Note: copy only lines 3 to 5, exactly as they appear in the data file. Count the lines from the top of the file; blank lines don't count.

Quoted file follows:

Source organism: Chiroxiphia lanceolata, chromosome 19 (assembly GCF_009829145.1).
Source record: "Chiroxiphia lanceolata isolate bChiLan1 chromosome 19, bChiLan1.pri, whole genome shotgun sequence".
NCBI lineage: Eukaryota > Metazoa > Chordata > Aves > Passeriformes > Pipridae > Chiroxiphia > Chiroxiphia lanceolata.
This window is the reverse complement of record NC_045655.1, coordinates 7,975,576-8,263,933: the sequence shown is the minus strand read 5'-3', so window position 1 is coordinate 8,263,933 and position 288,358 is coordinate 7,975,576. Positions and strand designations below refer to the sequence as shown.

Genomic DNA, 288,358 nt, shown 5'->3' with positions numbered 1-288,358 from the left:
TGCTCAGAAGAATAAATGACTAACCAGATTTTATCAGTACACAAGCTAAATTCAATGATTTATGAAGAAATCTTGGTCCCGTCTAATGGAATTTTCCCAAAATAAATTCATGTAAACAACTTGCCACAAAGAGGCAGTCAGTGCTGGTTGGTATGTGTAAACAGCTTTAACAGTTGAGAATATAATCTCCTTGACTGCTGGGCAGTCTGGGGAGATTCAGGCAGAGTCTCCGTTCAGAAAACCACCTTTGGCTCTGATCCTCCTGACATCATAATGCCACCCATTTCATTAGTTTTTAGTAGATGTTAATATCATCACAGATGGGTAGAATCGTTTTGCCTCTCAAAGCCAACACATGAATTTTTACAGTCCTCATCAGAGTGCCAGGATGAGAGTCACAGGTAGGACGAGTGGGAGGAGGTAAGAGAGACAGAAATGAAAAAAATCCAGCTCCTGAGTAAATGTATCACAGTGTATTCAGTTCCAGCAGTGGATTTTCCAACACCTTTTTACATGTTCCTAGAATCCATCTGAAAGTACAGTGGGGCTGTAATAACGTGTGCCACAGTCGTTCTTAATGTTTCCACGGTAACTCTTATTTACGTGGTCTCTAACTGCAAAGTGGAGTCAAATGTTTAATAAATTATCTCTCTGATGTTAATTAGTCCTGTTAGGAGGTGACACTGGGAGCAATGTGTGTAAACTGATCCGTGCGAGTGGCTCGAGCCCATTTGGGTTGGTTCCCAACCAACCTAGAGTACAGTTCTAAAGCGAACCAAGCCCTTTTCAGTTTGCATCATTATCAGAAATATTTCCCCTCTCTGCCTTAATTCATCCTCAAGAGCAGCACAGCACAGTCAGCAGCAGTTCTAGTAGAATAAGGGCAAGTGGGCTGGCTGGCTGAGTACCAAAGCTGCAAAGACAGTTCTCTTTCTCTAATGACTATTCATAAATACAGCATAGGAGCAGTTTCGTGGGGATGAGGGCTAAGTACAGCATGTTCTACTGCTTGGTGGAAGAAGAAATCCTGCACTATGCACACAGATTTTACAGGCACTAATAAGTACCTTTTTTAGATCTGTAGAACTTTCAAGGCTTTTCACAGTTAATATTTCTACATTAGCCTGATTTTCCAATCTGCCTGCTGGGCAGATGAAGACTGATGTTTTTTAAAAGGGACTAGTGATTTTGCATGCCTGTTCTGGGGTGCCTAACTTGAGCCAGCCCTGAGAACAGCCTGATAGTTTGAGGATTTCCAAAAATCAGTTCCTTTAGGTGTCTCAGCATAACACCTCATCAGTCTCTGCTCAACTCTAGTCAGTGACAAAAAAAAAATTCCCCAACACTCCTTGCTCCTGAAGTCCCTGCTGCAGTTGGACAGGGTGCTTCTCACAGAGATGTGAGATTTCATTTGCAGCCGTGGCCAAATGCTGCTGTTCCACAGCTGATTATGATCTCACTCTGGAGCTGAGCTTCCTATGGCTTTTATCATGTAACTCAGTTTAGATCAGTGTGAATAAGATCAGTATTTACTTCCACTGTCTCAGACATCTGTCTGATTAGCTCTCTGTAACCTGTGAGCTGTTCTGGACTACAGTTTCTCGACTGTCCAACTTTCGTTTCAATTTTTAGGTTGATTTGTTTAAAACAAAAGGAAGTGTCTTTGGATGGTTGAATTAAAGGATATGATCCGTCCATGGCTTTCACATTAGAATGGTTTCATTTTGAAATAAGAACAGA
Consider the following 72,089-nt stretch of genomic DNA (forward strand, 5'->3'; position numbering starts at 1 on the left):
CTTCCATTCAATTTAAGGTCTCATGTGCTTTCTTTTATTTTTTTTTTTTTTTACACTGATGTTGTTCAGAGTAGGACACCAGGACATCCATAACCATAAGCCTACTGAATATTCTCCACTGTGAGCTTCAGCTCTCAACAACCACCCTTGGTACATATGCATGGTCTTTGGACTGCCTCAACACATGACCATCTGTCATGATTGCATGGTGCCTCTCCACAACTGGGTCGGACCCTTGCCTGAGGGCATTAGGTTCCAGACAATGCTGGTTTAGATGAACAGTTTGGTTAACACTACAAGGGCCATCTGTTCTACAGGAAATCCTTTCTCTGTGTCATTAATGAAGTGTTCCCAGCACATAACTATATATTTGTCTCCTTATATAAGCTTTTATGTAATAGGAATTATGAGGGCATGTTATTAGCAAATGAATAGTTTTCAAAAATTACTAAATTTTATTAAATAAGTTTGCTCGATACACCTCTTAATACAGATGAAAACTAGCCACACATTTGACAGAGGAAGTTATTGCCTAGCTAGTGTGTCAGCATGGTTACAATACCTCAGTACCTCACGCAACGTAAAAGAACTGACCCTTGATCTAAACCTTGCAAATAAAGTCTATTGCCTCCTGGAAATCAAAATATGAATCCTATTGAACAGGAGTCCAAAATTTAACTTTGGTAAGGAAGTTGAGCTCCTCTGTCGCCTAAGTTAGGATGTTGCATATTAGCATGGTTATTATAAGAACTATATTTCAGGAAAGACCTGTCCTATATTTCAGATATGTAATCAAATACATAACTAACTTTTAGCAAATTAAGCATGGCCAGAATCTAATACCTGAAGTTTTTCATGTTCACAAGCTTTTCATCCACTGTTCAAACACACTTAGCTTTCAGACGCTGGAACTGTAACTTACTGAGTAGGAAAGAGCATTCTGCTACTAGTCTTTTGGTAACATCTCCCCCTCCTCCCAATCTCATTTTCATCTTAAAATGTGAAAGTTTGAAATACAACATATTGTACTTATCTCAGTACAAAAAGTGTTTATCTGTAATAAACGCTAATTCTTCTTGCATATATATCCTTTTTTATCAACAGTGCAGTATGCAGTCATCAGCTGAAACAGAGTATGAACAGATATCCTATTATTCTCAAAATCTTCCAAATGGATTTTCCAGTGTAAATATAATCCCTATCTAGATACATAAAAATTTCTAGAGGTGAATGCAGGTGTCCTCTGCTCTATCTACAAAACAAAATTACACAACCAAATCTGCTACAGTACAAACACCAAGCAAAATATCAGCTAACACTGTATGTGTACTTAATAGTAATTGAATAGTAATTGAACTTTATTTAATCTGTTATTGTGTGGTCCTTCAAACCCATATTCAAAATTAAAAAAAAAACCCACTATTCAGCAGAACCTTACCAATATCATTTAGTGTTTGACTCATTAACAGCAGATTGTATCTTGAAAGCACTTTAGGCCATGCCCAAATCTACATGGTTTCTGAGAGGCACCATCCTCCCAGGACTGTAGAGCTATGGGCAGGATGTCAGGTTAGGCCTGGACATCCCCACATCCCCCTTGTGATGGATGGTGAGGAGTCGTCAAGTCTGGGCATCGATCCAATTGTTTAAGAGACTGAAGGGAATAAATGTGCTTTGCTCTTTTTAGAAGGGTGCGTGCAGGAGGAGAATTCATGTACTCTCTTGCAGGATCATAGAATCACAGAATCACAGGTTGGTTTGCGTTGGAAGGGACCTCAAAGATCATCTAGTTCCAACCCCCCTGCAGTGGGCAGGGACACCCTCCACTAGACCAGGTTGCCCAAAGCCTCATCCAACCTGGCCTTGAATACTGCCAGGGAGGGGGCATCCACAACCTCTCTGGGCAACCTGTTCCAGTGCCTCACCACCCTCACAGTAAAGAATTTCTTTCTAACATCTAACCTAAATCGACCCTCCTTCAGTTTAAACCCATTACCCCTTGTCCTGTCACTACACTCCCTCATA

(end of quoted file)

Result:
NCBI lineage: Eukaryota > Metazoa > Chordata > Aves > Passeriformes > Pipridae > Chiroxiphia > Chiroxiphia lanceolata.
This window is the reverse complement of record NC_045655.1, coordinates 7,975,576-8,263,933: the sequence shown is the minus strand read 5'-3', so window position 1 is coordinate 8,263,933 and position 288,358 is coordinate 7,975,576. Positions and strand designations below refer to the sequence as shown.

Genomic DNA, 288,358 nt, shown 5'->3' with positions numbered 1-288,358 from the left: